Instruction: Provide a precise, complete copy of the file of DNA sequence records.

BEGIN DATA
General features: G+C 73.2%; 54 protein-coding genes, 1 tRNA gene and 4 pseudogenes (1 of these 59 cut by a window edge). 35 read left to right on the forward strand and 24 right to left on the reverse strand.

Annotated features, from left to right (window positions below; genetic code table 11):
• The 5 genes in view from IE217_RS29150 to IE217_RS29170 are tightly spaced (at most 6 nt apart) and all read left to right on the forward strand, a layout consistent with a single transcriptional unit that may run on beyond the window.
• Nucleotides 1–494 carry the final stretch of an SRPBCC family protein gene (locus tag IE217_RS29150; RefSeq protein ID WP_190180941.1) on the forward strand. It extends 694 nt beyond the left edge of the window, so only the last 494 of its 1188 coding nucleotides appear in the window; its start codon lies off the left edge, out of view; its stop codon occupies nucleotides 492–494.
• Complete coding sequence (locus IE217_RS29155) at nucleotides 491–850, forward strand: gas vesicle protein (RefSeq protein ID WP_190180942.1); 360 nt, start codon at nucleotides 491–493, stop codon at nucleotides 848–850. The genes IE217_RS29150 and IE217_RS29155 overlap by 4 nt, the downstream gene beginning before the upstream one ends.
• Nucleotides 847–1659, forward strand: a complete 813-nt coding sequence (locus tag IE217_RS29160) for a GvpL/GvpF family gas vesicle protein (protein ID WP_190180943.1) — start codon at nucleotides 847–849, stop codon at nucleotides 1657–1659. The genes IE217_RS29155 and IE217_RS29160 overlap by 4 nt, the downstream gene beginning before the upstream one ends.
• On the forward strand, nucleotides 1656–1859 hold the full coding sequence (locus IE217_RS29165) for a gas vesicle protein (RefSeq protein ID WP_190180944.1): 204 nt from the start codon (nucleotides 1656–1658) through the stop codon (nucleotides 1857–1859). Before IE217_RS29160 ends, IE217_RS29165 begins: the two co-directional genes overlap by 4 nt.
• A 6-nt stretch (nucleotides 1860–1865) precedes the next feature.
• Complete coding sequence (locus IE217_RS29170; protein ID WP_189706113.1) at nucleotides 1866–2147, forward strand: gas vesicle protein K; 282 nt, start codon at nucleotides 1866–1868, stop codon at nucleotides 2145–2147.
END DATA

General features: G+C 73.2%; 54 protein-coding genes, 1 tRNA gene and 4 pseudogenes (1 of these 59 cut by a window edge). 35 read left to right on the forward strand and 24 right to left on the reverse strand.

Annotated features, from left to right (window positions below; genetic code table 11):
• The 5 genes in view from IE217_RS29150 to IE217_RS29170 are tightly spaced (at most 6 nt apart) and all read left to right on the forward strand, a layout consistent with a single transcriptional unit that may run on beyond the window.
• Nucleotides 1–494 carry the final stretch of an SRPBCC family protein gene (locus tag IE217_RS29150; RefSeq protein ID WP_190180941.1) on the forward strand. It extends 694 nt beyond the left edge of the window, so only the last 494 of its 1188 coding nucleotides appear in the window; its start codon lies off the left edge, out of view; its stop codon occupies nucleotides 492–494.
• Complete coding sequence (locus IE217_RS29155) at nucleotides 491–850, forward strand: gas vesicle protein (RefSeq protein ID WP_190180942.1); 360 nt, start codon at nucleotides 491–493, stop codon at nucleotides 848–850. The genes IE217_RS29150 and IE217_RS29155 overlap by 4 nt, the downstream gene beginning before the upstream one ends.
• Nucleotides 847–1659, forward strand: a complete 813-nt coding sequence (locus tag IE217_RS29160) for a GvpL/GvpF family gas vesicle protein (protein ID WP_190180943.1) — start codon at nucleotides 847–849, stop codon at nucleotides 1657–1659. The genes IE217_RS29155 and IE217_RS29160 overlap by 4 nt, the downstream gene beginning before the upstream one ends.
• On the forward strand, nucleotides 1656–1859 hold the full coding sequence (locus IE217_RS29165) for a gas vesicle protein (RefSeq protein ID WP_190180944.1): 204 nt from the start codon (nucleotides 1656–1658) through the stop codon (nucleotides 1857–1859). Before IE217_RS29160 ends, IE217_RS29165 begins: the two co-directional genes overlap by 4 nt.
• A 6-nt stretch (nucleotides 1860–1865) precedes the next feature.
• Complete coding sequence (locus IE217_RS29170; protein ID WP_189706113.1) at nucleotides 1866–2147, forward strand: gas vesicle protein K; 282 nt, start codon at nucleotides 1866–1868, stop codon at nucleotides 2145–2147.